Annie Thornton – wife of William Palmer

Anne Thornton, known as Annie was an amiable young lady and an heiress to considerable property. She was the daughter of a retired Army Officer Lieutenant Colonel William Brookes and his housekeeper Ann Thornton (in some books/newspapers called Mary Thornton). The Colonel was one of five brothers all but one of whom committed suicide. Her mother was much younger than the Colonel and became a dreadful woman, regularly drunk and rowing with Colonel Brookes cursing him for never having married her.

After some time the Colonel committed suicide (he was found with a pistol by his side “having blown his brains out”). After his death it was found that he had bequeathed property to his daughter Annie which brought in an income of about £250 annually. The Chancery Council took Annie away from her mother and made a ward of chancery. Annie went to Abbots Bromley where she lived with one of her guardians, Mr. Charles Dawson and his family. There she nursed his first and his second wife.

Annie was sent to Miss Bond’s school in Haywood. At the time Palmer was an assistant to Dr. Tylecote and often went to the school to treat pupils. That is where Annie fell in love with William and after a long courtship, and in spite of Mr. Dawson’s dislike of Palmer, they got married at Abbots Bromley church when she was twenty.

During the Palmer’s trial Serjeant Shee who headed the defence team read to the jury a letter from Palmer to his wife to be Annie. It is thought that it was sent to Annie whilst Palmer was in London studying to become a doctor:

MY DEAREST ANNIE,
I snatch a moment from my studies to write to your dear, dear, little self. I need scarcely say that the principal inducement I have to work is my desire of getting my studies finished so as to be able to press your dear little form in my arms.
With best, best love, believe me, dearest Annie, your own,nbsp;”WILLIAM.”

(From the Illustrated Life and career of William Palmer of Rugeley published 1856)

Annie Marries William

William Palmer was married to Annie Thornton on 7th October 1847 at the Parish Church of St, Nicholas, Abbots Bromley in the County of Stafford. The marriage certificate gave their ages as William 23 and Annie 20.

The Rugeley number of the Illustrated Times February 2nd 1856 said of Annie Palmer:-

………. She was a clever, amiable, accomplished, and lovable girl, having, moreover a clear income of £200 a-year; her mother gave her besides a present of £700.
Many speak of her almost with affection, and the poor of Rugeley still deplore the loss of a most sympathising benefactress. With such a wife, one would have thought that William Palmer would have lived in contented obscurity in his snug two-storeyed cottage, standing a little off the street, with its three square windows above, and one on either side on either side of the door.

However earlier in the same article the paper was far less respectful of her parents

More than twenty years since a retired Indian officer pitched his tent at Stafford, with a low vulgar woman, who was at once his housekeeper and mistress. He was a Lieutenant-Colonel, and his name was Brooks. The name of the housekeeper was Mary Thornton, and she it seems was subject to wild fits of ungovernable passion. The old Colonel, evidently a man of feeble mind though strong appetites, would flee from her anger to a neighbouring tavern, and there seek refuge till the storm had blown over. Not infrequently, however, she would track him to his retreat, and drag him home in ignominious triumph, Indeed, as it was naively remarked in the neighbourhood, ” he might as well have been married.” One night the old colonel was found lying dead upon the floor – a recently discharged pistol by his side. This was in 1834. By a will dated July 27, 1833, he bequeathed to Anne Thornton, the illegitimate offspring of his liaison with with his housekeeper, nine houses at Stafford besides land, and the interest of 20,000 sicca rupees, for herself and her children; and appointed Dr. Edward Knight, a highly-respectable physician of Stafford, and Mr. Dawson, her guardians and trustees. To Mary Thornton, the mother of Anne, the Colonel bequeathed certain property, which was to pass to the daughter at the decease of the mother.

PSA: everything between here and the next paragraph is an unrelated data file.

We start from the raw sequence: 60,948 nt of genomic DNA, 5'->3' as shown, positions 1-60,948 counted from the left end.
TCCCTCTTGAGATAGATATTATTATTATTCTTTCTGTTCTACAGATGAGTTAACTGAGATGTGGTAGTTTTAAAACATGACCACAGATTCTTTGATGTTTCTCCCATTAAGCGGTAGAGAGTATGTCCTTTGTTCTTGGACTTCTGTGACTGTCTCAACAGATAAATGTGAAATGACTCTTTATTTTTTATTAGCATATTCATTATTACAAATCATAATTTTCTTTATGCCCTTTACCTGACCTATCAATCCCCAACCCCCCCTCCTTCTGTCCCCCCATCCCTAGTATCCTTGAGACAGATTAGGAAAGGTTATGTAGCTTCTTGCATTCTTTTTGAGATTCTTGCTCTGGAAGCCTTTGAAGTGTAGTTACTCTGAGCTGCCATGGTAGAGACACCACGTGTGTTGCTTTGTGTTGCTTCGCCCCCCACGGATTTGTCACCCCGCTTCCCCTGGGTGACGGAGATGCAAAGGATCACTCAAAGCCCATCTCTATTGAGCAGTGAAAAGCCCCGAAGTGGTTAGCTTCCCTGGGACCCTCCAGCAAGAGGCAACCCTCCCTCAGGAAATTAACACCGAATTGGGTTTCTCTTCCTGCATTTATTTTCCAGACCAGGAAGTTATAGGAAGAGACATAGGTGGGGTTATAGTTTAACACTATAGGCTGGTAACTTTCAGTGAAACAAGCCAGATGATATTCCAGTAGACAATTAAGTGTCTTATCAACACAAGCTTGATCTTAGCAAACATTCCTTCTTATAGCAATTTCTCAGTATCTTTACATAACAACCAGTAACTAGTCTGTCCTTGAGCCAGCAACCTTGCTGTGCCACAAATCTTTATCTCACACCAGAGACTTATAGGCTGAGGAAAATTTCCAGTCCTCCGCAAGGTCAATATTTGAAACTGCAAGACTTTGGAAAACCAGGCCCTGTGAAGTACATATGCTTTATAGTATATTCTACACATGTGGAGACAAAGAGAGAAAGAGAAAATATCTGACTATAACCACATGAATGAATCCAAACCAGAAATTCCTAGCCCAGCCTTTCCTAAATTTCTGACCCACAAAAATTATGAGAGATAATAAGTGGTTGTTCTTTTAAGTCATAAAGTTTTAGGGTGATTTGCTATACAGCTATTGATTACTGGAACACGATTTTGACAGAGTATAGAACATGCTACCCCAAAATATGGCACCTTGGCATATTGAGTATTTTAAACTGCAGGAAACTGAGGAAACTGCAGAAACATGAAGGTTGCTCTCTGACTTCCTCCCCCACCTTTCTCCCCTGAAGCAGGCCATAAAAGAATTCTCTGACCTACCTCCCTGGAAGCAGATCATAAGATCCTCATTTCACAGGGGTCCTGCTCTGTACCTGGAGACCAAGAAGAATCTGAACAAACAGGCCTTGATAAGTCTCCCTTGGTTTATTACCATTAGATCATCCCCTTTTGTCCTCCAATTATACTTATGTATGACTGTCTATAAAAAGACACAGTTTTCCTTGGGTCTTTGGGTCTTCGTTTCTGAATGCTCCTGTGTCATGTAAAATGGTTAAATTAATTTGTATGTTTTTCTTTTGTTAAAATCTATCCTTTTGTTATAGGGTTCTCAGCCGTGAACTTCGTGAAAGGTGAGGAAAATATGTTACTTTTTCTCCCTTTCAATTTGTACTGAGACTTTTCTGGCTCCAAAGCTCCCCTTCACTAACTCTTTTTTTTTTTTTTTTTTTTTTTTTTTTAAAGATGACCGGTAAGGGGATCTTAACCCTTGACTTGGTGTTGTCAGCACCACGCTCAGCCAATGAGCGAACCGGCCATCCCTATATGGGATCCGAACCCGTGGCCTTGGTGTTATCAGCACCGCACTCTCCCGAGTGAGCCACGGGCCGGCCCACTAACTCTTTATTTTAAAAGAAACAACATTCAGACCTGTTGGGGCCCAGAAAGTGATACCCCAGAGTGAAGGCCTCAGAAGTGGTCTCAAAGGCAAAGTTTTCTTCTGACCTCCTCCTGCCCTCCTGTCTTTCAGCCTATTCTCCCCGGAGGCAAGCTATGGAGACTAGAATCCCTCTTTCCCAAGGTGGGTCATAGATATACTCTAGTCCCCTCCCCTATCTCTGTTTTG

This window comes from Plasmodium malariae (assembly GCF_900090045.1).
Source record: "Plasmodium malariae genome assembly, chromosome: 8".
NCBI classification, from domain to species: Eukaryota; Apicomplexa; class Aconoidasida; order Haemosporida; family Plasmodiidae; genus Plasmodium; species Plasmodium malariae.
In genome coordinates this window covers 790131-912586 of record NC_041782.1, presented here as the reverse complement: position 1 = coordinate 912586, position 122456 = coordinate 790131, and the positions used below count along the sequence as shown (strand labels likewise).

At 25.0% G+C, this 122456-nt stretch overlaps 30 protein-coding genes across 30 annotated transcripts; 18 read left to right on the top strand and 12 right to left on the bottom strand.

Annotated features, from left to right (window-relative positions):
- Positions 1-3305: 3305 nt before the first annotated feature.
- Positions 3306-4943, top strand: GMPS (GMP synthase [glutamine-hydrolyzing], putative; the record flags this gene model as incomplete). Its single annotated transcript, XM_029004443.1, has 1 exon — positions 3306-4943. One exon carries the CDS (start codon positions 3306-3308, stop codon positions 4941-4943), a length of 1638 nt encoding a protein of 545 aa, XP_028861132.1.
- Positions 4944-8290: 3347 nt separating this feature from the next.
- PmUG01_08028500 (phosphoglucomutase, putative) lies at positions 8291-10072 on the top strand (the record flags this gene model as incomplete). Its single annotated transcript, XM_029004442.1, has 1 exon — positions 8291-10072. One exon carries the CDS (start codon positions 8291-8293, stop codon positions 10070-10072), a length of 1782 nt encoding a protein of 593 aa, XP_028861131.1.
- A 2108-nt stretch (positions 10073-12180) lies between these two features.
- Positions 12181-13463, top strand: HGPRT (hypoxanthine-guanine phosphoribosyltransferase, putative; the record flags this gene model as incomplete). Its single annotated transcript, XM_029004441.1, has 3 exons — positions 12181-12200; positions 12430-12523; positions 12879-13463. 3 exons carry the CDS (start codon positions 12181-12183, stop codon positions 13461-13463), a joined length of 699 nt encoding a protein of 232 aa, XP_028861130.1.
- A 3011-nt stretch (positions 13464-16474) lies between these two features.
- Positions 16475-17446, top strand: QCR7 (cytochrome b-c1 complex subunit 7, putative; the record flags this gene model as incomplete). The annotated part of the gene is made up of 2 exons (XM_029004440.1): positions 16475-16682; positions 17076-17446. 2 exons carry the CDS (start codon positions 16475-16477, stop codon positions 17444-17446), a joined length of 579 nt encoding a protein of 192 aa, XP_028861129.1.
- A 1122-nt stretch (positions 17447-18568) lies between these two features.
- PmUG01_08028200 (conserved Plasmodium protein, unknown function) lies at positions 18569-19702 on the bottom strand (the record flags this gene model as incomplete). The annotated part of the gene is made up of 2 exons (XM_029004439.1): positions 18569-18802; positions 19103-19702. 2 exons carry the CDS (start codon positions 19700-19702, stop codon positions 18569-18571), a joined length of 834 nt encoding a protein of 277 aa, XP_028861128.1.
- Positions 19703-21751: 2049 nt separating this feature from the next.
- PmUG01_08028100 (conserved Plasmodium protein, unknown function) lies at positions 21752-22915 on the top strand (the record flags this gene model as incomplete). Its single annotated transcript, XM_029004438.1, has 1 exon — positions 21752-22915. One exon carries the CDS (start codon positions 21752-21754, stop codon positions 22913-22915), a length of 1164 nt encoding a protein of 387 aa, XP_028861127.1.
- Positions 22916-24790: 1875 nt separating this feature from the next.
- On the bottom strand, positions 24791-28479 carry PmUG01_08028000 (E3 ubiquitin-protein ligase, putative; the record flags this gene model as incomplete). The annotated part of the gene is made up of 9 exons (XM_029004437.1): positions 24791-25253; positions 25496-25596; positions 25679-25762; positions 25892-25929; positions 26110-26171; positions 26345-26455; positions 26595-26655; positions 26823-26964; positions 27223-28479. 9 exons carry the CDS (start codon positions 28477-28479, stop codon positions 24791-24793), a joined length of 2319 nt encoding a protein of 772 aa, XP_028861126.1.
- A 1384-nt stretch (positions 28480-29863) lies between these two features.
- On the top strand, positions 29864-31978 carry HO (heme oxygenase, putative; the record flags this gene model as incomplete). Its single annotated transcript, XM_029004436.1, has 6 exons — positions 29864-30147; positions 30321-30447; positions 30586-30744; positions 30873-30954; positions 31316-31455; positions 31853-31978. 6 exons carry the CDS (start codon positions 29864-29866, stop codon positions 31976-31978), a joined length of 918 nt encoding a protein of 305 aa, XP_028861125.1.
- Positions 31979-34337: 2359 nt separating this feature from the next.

Anne Thornton is reported to have been painfully sensible of her own false position as an illegitimate child, and it is said that she was habituated to look upon herself as an outcast – being of an inferior order – one who should be deeply grateful to any man who would bestow his name upon a creature unrecognised by the laws, and tainted from her birth. Her first love was unpropitious. But fountains of that great deep, a woman’s heart, had been broken up. The ark of her existence now drifted to and fro, reckless at the helm, and hope in the hold, until the waters of disappointment decreased, and the keel grated on the strand. Her mountain of Ararat was William Palmer.

Although Palmer seemed genuinely fond of Annie she saw less and less of him as his love for horses took over not to mention his many lady friends. Poor Annie lost four out of five of her children.

To read about her death click HERE